"Nonlinear and Neural Dynamics in Josephson Networks"

"Nonlinear and Neural Dynamics in Josephson Networks"

Superconducting Josephson Junctions are one of the most active areas of research in Condensed Matter Physics today.  One unique aspect of Josephson Junctions is the nonlinear relation between the phase of the wave function and the supercurrent flowing though the junction.  This manifests itself in a nonlinear, pendulum-like equation for the dynamics of the phase when the junction is placed in circuit.  Josephson junctions can be fabricated with adjustable parameters, measured in a straightforward fashion, and easily scaled to large network sizes.  In addition, a large Josephson junction circuit measured over a long time contains dynamics...

Date

November 10, 2011 - 6:00am

Location

Howey N110

Superconducting Josephson Junctions are one of the most active areas of research in Condensed Matter Physics today.  One unique aspect of Josephson Junctions is the nonlinear relation between the phase of the wave function and the supercurrent flowing though the junction.  This manifests itself in a nonlinear, pendulum-like equation for the dynamics of the phase when the junction is placed in circuit.  Josephson junctions can be fabricated with adjustable parameters, measured in a straightforward fashion, and easily scaled to large network sizes.  In addition, a large Josephson junction circuit measured over a long time contains dynamics which would essentially be impossible to calculate on a computer, but which can be observed with electrical measurements.  This talk will discuss some collective, emergent behavior of Josephson junction networks.  First, we will discuss our work on soliton-like modes called fluxons, which have particle-like properties in a parallel array (1,2).  Next, we will discuss the Kuramoto-like synchronization of a system of disordered oscillators.  Finally, we will show how a circuit of Josephson junctions can be designed to accurately model the time-dependent voltage of a biological neuron (3).  This has a longer-term goal of studying the emergent behavior of a large, coupled neural network.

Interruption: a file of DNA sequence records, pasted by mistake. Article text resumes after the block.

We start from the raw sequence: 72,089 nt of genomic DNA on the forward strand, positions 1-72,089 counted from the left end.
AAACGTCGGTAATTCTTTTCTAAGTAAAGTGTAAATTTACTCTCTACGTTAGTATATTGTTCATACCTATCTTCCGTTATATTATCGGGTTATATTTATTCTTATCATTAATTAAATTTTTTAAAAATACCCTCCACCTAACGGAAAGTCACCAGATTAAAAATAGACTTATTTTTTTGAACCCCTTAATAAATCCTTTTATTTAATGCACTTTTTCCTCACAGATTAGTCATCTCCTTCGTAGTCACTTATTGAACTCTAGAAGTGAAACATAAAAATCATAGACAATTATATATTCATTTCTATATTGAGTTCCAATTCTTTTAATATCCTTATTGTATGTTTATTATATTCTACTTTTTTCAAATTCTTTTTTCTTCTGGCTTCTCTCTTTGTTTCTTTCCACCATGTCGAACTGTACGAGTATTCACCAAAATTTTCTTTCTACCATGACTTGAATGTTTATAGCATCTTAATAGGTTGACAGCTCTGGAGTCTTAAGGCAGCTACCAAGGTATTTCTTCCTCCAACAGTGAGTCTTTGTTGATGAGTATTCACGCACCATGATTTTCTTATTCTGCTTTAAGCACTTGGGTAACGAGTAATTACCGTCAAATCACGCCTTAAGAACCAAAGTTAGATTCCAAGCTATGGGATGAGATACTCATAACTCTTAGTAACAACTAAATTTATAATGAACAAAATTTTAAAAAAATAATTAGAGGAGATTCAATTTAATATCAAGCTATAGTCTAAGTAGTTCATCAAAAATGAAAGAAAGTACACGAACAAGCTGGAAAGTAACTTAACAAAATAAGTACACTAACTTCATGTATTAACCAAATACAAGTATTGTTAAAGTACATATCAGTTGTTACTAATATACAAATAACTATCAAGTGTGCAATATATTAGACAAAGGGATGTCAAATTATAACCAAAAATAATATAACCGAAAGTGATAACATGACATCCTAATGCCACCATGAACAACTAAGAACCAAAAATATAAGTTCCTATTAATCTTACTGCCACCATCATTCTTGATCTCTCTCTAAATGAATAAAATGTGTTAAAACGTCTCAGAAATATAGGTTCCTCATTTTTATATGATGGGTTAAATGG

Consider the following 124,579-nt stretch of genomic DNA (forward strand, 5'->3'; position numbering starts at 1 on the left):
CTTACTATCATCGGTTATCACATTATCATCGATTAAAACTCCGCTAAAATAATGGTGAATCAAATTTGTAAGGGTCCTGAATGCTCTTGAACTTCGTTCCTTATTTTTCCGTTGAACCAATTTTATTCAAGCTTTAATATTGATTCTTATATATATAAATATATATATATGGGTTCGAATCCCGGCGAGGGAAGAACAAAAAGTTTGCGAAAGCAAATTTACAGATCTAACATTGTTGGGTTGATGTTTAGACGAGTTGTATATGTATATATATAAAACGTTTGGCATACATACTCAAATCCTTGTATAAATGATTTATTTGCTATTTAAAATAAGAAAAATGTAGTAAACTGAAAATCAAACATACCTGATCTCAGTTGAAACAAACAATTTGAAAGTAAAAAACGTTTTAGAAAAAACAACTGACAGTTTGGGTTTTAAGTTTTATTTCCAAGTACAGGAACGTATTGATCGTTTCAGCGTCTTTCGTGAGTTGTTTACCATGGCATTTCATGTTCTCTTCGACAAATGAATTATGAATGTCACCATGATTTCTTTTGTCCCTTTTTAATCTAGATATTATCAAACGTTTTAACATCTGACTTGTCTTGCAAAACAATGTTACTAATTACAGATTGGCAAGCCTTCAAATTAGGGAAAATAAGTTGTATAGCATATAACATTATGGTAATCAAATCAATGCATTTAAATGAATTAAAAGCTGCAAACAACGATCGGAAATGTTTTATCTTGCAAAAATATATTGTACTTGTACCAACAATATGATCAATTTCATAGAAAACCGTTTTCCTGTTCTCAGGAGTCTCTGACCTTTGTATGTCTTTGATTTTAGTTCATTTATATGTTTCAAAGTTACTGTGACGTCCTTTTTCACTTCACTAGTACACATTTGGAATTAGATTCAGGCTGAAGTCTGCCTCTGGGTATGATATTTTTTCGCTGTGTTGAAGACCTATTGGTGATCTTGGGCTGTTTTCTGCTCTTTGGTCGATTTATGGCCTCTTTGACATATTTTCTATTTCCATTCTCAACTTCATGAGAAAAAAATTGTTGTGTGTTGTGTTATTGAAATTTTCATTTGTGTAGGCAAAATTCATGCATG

(1)    “Experimental observation of Fluxon Diffusion in Josephson Rings,” K. Segall, A. Dioguardi, N. Fernandes and J.J. Mazo, Journal of Low Temperature Physics 154, 41-54 (2009).
(2)    “Thermal depinning of Josephson Fluxons in superconducting rings,” J.J. Mazo, F. Naranjo and K. Segall, Physical Review B78, 174510 (2008).
(3)    “Josephson junction simulation of neurons,” P. Crotty,  D. Schult and K. Segall, Physical Review E 82, 011914 (2010).